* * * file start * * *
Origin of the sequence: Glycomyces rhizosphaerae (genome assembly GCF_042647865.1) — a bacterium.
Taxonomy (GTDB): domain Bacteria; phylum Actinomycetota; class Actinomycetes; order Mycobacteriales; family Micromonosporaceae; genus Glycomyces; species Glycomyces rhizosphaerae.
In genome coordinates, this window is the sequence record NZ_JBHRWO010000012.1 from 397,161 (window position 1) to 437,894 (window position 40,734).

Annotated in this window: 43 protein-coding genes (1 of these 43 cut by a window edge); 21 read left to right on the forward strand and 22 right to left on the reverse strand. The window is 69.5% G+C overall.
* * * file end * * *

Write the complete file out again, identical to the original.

Origin of the sequence: Glycomyces rhizosphaerae (genome assembly GCF_042647865.1) — a bacterium.
Taxonomy (GTDB): domain Bacteria; phylum Actinomycetota; class Actinomycetes; order Mycobacteriales; family Micromonosporaceae; genus Glycomyces; species Glycomyces rhizosphaerae.
In genome coordinates, this window is the sequence record NZ_JBHRWO010000012.1 from 397,161 (window position 1) to 437,894 (window position 40,734).

Annotated in this window: 43 protein-coding genes (1 of these 43 cut by a window edge); 21 read left to right on the forward strand and 22 right to left on the reverse strand. The window is 69.5% G+C overall.